• Two drink max. Alcohol at networking events is like pigeons in Central Park. Nothing is more unappealing in the professional world than someone who’s lost control of their tongue, and there’s nothing more embarrassing than saying a little more than you should. At the end of the day, you’re at a work function. Keep it classy.
  • When all else fails, find your Giulio. I quickly learned that a man in my office knows literally everyone and is by far the textbook definition of a social butterfly. When I got uncomfortable at networking events, I’d simply go stand with Giulio and the rest took care of itself. Giulio would introduce me to all sorts of people and I never had to worry about keeping the conversation going. Keep in mind that you don’t want to become that person who’s just standing there, so make sure to jump into the conversation here and there. Or better yet, ask a question! 

What’s the most valuable lighting tip you can share?

Get your hands on samples! Nothing compares to seeing the actual fixtures you plan on using. While LEDs have been around for years, there’s still so much variation in them. A 3000K from one manufacturer can look different from another, one manufacturer’s ‘flood’ distribution is someone else’s ‘spot’, and LEDs respond differently to dimming drivers than others.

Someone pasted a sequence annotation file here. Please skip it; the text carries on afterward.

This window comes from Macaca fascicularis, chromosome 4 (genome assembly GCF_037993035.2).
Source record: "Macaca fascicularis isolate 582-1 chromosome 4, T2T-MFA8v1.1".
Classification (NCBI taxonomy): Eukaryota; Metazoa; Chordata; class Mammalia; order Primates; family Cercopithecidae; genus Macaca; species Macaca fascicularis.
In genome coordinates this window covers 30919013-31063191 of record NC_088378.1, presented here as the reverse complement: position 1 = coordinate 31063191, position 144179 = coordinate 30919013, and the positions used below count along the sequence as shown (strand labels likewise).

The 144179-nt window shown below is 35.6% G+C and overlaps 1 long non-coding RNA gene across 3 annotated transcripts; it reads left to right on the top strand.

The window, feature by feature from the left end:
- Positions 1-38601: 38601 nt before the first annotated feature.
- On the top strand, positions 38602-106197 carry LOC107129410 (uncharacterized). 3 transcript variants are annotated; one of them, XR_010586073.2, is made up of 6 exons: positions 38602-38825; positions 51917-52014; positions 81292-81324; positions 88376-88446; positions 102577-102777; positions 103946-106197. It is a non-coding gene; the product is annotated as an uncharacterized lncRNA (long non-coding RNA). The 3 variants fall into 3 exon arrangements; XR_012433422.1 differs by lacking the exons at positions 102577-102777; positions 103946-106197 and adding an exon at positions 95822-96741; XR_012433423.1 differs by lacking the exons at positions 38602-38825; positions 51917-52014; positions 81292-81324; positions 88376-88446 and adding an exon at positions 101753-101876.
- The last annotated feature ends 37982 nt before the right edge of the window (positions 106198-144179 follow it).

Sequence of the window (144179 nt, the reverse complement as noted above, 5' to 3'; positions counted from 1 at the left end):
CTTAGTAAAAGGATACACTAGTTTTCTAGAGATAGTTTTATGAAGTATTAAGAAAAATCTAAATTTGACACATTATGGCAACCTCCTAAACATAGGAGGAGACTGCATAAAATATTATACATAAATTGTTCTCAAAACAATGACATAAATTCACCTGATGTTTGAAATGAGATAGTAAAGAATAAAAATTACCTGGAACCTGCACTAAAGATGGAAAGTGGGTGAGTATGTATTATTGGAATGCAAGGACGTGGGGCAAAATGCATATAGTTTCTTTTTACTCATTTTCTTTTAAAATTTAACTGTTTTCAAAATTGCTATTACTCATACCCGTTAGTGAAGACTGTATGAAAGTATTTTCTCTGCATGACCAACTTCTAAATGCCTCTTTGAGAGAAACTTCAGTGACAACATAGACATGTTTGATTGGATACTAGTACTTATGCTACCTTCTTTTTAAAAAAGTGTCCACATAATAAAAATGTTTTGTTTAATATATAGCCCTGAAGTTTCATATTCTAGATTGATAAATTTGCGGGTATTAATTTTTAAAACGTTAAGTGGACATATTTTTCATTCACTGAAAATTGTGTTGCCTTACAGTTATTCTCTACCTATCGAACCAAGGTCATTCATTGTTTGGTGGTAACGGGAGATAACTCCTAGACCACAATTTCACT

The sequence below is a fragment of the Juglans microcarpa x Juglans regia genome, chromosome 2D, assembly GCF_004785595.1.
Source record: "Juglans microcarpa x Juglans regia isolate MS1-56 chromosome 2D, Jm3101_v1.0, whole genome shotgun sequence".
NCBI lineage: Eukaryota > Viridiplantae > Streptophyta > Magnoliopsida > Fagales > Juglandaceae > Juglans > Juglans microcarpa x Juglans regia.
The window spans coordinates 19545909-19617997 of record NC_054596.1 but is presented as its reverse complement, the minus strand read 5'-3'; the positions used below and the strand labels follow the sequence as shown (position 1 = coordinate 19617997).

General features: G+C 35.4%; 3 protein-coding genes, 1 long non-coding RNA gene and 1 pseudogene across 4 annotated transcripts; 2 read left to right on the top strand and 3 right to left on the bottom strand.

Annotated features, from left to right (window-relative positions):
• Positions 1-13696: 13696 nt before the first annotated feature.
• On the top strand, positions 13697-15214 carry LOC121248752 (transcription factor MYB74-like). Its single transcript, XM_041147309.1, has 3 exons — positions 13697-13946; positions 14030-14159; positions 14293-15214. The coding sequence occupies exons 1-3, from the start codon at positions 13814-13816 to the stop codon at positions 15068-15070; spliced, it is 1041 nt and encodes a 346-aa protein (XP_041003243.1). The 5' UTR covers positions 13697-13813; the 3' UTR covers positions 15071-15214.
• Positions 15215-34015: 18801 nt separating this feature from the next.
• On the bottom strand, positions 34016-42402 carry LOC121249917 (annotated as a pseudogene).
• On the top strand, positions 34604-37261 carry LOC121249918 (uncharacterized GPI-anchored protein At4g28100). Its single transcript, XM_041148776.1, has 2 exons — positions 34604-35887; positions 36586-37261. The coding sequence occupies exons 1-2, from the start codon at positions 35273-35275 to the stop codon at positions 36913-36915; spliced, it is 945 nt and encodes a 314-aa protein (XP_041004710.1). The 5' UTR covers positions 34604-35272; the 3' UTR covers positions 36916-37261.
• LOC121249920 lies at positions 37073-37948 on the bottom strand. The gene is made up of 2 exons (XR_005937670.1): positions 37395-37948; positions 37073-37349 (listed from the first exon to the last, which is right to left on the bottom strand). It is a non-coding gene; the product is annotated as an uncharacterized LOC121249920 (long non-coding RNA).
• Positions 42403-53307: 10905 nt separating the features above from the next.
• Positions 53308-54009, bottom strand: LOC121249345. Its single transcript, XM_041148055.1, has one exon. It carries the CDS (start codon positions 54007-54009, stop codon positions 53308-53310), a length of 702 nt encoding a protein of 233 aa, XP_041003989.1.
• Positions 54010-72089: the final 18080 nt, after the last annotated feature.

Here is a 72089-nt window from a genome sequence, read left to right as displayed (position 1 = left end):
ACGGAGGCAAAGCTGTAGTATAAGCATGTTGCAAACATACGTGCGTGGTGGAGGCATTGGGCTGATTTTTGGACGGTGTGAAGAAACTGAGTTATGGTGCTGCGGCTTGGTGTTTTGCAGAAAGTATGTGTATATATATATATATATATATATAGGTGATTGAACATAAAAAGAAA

It seems that the consistency that traditional sources offered is out the window. The best way to be sure of what you’re getting is to get your hands on it and test it out. You can learn so much from samples, which will help ensure the best results in your design.

Where do you think the lighting design industry is headed? How do you feel about the direction it’s taking?

IOT! And I don’t mean Internet of Things. As we move forward, we can expect to see an exponential growth of the “Integration Of Things” into light fixtures. We’re already seeing it to some degree, but I expect it will only continue as time goes by. In architecture, we love to keep ceilings free from devices, sensors, HVAC, and other things, but if there’s one thing that usually has to stay, it’s got to be light fixtures. Over the years, we’ve seen HVAC and daylight, occupancy, and other various sensors integrated into light fixtures. More recently, we’ve seen the real IoT, acoustical materials, plants, and with the ongoing COVID pandemic, germicidal UV.